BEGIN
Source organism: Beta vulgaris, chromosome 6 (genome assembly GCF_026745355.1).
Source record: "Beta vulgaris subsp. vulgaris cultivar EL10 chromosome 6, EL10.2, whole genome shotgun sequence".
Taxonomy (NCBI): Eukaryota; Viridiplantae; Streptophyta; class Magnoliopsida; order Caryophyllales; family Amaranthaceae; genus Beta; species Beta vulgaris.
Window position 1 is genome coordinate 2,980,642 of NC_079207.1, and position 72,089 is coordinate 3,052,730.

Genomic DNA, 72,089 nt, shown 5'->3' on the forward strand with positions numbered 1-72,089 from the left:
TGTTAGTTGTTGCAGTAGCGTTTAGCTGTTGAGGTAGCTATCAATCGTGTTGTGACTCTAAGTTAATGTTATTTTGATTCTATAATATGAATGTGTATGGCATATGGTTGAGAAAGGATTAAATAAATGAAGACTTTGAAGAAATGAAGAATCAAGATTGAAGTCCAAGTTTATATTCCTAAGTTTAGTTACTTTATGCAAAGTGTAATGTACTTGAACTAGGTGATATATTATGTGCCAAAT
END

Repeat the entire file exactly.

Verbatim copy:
Source organism: Beta vulgaris, chromosome 6 (genome assembly GCF_026745355.1).
Source record: "Beta vulgaris subsp. vulgaris cultivar EL10 chromosome 6, EL10.2, whole genome shotgun sequence".
Taxonomy (NCBI): Eukaryota; Viridiplantae; Streptophyta; class Magnoliopsida; order Caryophyllales; family Amaranthaceae; genus Beta; species Beta vulgaris.
Window position 1 is genome coordinate 2,980,642 of NC_079207.1, and position 72,089 is coordinate 3,052,730.

Genomic DNA, 72,089 nt, shown 5'->3' on the forward strand with positions numbered 1-72,089 from the left:
TGTTAGTTGTTGCAGTAGCGTTTAGCTGTTGAGGTAGCTATCAATCGTGTTGTGACTCTAAGTTAATGTTATTTTGATTCTATAATATGAATGTGTATGGCATATGGTTGAGAAAGGATTAAATAAATGAAGACTTTGAAGAAATGAAGAATCAAGATTGAAGTCCAAGTTTATATTCCTAAGTTTAGTTACTTTATGCAAAGTGTAATGTACTTGAACTAGGTGATATATTATGTGCCAAAT